canada food waste

Canada is trying to make sure farmers don't have to throw out any more food

Canada's food and agriculture industry has been one of the hardest hit and now the federal government is hoping to ease some of the stress and ensure the supply chain is maintained.

Prime Minister Justin Trudeau announced today that $252 million will be allocated to farmers and producers around the country that have been affected by the pandemic.

He said that the funding will go to improve worker safety and adjust to the market, plus a credit line improvement for dairy producers.

There will also be $50 million allocated to a surplus food purchase program wherein the government will buy back products that would otherwise be thrown out.

"With hotels and restaurants closed," he continued, "too much of certain types of food, like milk, butter and potatoes, is being produced," he said.

"While some donations have been made to food banks, we don't have the capacity right now to redistribute such large amounts of food and some producers have no choice but to throw out their product."

Trudeau continued: "It's a waste of food and a loss of revenue for the people who worked so hard to produce it. To avoid this, we're launching a surplus food purchase program starting with a $50 million dollar fund."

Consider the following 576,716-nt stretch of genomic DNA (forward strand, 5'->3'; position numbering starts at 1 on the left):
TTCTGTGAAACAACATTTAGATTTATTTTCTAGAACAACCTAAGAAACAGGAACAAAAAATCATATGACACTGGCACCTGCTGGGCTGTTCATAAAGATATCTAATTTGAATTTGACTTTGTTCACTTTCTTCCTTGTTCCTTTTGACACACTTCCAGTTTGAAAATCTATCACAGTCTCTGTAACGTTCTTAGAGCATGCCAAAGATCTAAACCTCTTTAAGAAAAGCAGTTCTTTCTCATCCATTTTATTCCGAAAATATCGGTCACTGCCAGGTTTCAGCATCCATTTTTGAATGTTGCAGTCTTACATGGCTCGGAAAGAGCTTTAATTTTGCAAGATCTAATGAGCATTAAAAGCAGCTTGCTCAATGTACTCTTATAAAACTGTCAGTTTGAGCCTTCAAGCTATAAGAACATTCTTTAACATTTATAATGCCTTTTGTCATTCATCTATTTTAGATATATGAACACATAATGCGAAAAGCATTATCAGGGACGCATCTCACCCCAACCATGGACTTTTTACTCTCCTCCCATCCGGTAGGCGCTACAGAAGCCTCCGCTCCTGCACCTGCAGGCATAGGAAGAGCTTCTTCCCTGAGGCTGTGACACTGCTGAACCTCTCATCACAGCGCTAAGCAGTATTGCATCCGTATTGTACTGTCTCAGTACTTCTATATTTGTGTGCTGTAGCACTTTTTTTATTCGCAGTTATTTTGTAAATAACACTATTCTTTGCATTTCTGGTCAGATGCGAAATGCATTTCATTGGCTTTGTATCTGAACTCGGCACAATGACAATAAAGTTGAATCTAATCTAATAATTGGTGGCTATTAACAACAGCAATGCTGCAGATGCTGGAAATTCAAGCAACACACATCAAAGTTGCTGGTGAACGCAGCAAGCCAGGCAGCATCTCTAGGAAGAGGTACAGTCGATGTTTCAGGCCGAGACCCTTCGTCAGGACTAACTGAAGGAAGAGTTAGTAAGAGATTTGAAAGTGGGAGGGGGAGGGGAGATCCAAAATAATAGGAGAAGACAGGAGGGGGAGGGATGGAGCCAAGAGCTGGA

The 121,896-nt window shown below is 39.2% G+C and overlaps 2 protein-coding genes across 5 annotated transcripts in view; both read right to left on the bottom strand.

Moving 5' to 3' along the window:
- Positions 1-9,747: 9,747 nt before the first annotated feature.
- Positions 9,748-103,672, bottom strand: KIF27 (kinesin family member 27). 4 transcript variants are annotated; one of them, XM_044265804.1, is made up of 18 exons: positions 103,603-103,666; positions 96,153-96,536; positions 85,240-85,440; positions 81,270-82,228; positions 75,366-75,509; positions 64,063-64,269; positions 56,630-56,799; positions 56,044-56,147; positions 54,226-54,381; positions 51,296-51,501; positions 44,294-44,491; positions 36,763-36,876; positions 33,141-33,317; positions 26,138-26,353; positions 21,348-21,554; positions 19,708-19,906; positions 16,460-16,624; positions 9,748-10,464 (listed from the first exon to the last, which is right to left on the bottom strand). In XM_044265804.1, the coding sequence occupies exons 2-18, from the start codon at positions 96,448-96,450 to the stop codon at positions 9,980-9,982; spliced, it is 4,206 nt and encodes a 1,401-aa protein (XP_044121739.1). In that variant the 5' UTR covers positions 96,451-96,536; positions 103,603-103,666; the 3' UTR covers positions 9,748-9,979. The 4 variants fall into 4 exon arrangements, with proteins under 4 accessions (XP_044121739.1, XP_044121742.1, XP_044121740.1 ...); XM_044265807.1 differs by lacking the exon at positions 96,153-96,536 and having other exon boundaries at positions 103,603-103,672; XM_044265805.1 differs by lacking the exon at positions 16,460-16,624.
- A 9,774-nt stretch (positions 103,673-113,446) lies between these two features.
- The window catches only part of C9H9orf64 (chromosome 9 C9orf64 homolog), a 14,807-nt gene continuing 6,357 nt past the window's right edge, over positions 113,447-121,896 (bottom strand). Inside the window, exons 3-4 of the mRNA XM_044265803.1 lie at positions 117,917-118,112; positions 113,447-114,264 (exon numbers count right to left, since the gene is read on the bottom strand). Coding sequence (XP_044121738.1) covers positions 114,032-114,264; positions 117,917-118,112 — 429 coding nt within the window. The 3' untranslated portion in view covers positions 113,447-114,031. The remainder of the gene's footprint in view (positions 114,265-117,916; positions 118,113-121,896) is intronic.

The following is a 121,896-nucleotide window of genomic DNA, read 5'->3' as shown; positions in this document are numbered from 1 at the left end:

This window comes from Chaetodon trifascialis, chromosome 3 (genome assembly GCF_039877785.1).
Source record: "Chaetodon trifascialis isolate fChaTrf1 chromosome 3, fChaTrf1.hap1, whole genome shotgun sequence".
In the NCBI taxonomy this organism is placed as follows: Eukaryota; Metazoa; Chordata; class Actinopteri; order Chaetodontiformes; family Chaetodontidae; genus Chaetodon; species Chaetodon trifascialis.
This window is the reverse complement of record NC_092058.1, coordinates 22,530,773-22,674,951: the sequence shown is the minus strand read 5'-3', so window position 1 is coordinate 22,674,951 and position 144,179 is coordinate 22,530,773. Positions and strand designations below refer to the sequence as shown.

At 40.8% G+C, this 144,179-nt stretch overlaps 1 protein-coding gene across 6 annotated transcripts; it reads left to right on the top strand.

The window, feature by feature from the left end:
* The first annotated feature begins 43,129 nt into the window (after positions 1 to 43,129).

He said that the government will buy "large quantities of certain products at risk of going waste," such as potatoes and poultry, and redistribute them to organizations addressing food insecurity.

Dairy farmers across Canada and the U.S. reported that they have had to dump gallons of milk after demand dropped due to the widespread closure of many establishments, such as schools and cafes.

The new plan also establishes assistance for pork and beef producers who have had to keep hogs and cattle for longer, "which is expensive," Trudeau said.

The announcement did not specify how the government plans to help vegetable and fruit producers or what measures will be in place to support them during this upcoming growing season.

Lead photo by

Renoir Gaither

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